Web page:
It seems like everyone is talking about Amazon’s recent emission that e-books have surpassed the sale of hardcover books. Our fellow blogger, Joel Blacklock, has been writing some fabulous articles on the whole phenomenon. Til now I have attempted to stay out of this debate, but I feel that the time – to step forward and offer my own two cents on the matter – has come.
Let me get one thing straight first – I don’t want e-books to fail. They represent an important movement in reading books that I embrace wholeheartedly – anything that purports to make reading easier and more accessible has a two-thumbs-up from me! So they’re preaching to the converted! But they’re also preaching to the wrong type of audience. Sure, there will be readers who enjoy being ‘up’ on the latest technology and so will be the first in the lineup for the latest Kindle or Sony e-book-related product. But unlike the fact that pretty much everyone likes to listen to music (the iPod) or talk to others (the iPhone), it’s a sad truth that not everyone likes to read books.
Reading’ll probably always be considered the archaic art that has the characteristic of the mythical phoenix, seemingly dead but rising from the ashes with renewed vigour with every passing generation.
Rather than it being an either/or scenario, I feel like e-books will become part of the book industry, and some readers will find it most convenient to gravitate towards this medium. I am sure the e-book will experience significant growth for consumers, but it ain’t gonna happen for a while yet. Society is experiencing nostalgia as well as progress – it’s why things like Harry Potter (based in an era where magic rules and the computer is exchanged for spell scrolls) and Twilight (based on the supernatural goings-on in the small town Forks where I bet they only just got wireless broadband) have succeeded for the Y Generation. Fantasy is never really about the present – magic concerns the past long-gone, Sci Fi is about the future, and dystopian fiction is an undesirable view of the future. We may be the generation that enjoys progress, but I like to believe we’re all for freedom of expression, and don’t want to be confined to one type of reading outlet. If companies continue to push, push, push this commercial enterprise it’ll just cheapen reading to the point where no one’ll bother – some of the wonderful things about books is the ability to ‘covet’ certain exxy paper editions; ‘ooh’ and ‘aah’ over gorgeous covers; and yeah, romanticise over the musty/ freshly-pressed ‘smell of books’.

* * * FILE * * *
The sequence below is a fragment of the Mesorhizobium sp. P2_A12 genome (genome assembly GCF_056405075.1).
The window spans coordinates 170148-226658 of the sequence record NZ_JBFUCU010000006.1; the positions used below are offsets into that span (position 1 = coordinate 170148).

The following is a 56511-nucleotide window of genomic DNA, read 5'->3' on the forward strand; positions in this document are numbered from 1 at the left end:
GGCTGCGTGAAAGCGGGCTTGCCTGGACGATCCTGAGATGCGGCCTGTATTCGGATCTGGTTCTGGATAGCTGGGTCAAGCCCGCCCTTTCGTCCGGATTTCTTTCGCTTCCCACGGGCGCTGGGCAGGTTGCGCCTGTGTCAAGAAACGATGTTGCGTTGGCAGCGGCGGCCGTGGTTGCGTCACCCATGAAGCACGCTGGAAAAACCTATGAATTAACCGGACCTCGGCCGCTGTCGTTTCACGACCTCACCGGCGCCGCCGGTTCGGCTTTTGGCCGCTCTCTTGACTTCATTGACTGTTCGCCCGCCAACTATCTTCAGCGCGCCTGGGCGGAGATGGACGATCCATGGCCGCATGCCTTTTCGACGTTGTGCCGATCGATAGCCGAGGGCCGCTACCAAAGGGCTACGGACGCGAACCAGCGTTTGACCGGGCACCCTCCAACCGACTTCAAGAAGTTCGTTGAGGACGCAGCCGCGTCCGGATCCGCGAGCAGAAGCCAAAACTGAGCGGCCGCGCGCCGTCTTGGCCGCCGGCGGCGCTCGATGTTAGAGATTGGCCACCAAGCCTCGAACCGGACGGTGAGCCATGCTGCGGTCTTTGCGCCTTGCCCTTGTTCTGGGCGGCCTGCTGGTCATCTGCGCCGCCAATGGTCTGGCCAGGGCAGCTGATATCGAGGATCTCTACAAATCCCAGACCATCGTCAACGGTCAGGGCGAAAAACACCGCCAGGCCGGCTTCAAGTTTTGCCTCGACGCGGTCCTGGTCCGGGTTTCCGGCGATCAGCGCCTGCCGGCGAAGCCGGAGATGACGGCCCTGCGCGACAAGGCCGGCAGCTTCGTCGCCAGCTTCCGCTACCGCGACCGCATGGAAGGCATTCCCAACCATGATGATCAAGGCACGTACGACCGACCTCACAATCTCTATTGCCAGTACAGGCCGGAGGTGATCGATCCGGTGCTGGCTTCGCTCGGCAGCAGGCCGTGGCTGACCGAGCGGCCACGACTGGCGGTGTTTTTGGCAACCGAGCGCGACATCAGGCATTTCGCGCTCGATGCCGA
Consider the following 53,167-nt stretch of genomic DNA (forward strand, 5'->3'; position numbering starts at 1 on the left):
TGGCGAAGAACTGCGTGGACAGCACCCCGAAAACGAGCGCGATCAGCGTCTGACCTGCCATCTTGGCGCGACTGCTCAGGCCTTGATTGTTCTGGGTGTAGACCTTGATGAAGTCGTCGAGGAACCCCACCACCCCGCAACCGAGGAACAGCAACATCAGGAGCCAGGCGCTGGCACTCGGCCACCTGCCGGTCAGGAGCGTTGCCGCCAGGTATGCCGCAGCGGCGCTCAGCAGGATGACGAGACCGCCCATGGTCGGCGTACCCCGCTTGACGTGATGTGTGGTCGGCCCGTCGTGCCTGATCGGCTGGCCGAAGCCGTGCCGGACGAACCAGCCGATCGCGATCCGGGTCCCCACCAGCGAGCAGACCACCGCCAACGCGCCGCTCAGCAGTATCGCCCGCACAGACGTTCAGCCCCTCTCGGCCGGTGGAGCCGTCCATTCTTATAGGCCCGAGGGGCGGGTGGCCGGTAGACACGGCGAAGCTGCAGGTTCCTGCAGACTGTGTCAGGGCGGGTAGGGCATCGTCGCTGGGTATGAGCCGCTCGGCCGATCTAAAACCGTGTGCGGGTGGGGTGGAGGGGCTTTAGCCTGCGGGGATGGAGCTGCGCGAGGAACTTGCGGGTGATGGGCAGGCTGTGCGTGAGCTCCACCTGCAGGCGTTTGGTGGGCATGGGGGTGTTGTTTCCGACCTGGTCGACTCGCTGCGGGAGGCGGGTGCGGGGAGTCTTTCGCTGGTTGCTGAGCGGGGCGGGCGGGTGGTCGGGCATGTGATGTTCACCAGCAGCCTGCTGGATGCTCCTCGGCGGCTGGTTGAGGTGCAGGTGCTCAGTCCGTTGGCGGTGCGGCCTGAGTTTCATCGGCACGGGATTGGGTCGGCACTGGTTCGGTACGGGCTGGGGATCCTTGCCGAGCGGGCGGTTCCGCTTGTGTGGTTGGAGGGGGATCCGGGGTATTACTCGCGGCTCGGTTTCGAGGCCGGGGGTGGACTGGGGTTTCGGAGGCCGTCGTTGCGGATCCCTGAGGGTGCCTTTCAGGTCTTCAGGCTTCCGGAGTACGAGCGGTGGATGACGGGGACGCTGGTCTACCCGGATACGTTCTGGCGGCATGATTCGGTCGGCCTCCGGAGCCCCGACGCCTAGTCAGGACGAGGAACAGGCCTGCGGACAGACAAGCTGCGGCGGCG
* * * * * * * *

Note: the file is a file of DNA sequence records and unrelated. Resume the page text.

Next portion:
And I’m pretty sure the world is still full of rebel romantics.